Here are five things to remember during this busy time so you can still enjoy the season:
- Are you caring for someone living with dementia? Since dementia can affect the five senses, it’s a good idea to keep events familiar and minimize stimuli so there are fewer chances for this person to become upset or agitated—and potentially contribute to additional stress.
- Do less. You can either decide that some decorating or traditions aren’t going to take place this year, or hire help to take on some of those responsibilities. Those seemingly little things add up and before you know it, you’ve spent hours gift wrapping, addressing cards, or stringing lights. Delegate what can be done by someone else. Maybe ask a trusted loved one to pick up a visiting relative from the airport, for example.
- Use this time to communicate with the whole family about care needs—yours, the one for whom you care, or others in the family. Perhaps you look so capable that others haven’t been stepping up. Now’s the time to ask them to give you a break—maybe just during their seasonal visit or on a more regular basis.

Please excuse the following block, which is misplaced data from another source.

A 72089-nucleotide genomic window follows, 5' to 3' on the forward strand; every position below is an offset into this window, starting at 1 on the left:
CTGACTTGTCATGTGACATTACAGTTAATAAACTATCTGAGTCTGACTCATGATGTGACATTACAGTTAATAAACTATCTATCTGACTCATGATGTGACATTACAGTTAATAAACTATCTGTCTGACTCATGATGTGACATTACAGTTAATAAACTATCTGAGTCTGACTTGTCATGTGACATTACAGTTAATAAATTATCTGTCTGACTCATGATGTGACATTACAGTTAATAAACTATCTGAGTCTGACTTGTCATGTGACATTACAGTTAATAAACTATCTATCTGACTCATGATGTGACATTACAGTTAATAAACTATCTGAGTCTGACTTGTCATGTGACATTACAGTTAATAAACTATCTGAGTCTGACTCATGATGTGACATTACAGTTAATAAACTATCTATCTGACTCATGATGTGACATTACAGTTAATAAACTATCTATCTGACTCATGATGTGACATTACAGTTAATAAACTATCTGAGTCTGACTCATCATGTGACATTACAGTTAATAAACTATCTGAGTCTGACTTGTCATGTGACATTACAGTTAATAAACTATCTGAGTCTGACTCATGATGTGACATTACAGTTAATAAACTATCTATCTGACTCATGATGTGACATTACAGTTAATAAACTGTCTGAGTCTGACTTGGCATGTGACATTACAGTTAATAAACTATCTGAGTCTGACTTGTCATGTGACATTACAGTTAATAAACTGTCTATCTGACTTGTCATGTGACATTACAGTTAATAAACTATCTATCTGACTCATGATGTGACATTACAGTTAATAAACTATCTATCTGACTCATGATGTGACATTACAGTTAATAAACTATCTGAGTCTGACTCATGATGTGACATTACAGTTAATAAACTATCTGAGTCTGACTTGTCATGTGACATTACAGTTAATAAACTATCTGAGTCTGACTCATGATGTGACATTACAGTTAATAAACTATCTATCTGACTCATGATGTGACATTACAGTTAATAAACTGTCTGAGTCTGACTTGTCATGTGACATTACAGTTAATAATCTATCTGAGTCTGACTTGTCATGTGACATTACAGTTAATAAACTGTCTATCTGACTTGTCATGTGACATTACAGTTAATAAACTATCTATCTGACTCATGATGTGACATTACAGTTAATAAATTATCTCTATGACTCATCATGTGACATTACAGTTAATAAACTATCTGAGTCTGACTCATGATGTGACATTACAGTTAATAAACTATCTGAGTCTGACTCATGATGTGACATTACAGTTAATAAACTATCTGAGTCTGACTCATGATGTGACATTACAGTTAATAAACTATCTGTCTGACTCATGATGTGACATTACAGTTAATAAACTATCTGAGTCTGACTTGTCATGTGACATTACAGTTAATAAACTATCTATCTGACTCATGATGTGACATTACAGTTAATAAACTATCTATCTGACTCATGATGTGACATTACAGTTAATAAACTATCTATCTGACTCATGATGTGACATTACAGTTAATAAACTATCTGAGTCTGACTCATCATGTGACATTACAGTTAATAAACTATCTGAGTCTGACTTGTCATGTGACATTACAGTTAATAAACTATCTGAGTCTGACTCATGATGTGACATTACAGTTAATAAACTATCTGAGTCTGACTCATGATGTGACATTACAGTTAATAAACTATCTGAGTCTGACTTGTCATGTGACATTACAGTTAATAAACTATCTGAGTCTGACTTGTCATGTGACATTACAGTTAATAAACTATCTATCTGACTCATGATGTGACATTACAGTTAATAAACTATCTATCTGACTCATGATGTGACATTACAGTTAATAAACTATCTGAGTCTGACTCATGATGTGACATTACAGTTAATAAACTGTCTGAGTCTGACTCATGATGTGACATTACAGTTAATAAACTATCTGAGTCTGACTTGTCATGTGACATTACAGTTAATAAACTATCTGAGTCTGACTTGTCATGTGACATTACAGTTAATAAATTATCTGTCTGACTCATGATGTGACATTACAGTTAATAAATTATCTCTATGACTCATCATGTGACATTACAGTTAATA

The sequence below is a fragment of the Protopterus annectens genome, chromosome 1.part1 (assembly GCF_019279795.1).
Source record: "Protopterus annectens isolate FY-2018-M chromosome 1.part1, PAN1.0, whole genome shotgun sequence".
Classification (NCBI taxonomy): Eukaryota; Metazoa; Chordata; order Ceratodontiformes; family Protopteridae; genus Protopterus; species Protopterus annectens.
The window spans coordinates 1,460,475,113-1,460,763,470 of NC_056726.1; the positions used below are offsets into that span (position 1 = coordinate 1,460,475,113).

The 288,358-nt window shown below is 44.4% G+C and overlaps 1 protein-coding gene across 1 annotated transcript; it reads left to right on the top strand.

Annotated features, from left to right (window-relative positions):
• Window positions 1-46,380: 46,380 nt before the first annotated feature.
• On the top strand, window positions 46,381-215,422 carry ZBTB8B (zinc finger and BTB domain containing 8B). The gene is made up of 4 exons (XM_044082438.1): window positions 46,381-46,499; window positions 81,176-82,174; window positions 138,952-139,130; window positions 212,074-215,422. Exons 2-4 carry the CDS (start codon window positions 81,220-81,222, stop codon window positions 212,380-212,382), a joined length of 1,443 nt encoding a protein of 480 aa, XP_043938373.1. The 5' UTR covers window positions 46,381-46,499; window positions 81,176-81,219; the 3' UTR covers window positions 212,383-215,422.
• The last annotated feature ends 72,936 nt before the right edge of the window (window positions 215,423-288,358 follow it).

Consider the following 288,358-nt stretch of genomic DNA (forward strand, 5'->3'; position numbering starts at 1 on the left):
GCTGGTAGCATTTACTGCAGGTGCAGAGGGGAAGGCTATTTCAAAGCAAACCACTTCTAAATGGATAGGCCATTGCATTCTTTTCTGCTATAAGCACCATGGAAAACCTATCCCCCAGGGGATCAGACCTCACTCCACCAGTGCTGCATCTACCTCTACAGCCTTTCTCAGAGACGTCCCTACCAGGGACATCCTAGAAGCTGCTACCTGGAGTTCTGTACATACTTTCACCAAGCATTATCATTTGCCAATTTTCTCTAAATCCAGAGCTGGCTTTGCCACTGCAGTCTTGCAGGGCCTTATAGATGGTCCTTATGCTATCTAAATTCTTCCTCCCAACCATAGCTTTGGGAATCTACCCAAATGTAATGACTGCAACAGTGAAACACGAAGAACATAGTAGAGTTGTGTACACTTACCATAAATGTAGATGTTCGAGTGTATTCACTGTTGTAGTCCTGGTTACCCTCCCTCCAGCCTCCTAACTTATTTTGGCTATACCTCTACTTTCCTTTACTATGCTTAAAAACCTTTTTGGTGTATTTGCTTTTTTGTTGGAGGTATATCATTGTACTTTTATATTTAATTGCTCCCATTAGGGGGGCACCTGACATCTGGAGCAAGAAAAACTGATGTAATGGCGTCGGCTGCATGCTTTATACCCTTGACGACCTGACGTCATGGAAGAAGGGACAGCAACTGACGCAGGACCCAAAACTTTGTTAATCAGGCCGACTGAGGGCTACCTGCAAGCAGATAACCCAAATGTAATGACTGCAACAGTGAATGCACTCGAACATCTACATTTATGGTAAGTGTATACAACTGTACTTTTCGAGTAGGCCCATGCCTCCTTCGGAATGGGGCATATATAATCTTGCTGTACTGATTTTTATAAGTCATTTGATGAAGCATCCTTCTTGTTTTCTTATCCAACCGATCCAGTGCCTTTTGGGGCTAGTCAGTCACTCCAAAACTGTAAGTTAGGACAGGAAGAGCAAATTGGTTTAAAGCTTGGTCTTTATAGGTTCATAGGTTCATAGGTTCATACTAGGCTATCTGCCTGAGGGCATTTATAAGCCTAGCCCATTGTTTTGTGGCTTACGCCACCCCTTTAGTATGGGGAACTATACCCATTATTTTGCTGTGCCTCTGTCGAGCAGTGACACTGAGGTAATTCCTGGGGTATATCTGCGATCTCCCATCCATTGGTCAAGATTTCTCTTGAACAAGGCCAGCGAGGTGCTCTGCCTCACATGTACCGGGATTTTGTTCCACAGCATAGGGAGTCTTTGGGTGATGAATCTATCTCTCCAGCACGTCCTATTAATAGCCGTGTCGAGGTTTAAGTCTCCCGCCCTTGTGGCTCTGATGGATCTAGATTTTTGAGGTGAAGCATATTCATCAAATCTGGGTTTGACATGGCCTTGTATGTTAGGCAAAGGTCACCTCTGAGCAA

- Whether you’re just visiting or remain as the primary caregiver after the holidays, plan now to spend time helping with cleaning up the decorations and preparing for the new year. This is a good time to do a safety check in the house by looking for tripping or slipping hazards, checking batteries on smoke detectors, and setting up medical appointments.
- Give yourself—and others—the gift of rest. This doesn’t have to be a hectic time and trying to do it all can possibly create anxiety around the holiday. Engage in easy activities, such as taking walks or calling loved ones who can’t join you—to spice up the day and bring joy.
Source: Homewatch Care Givers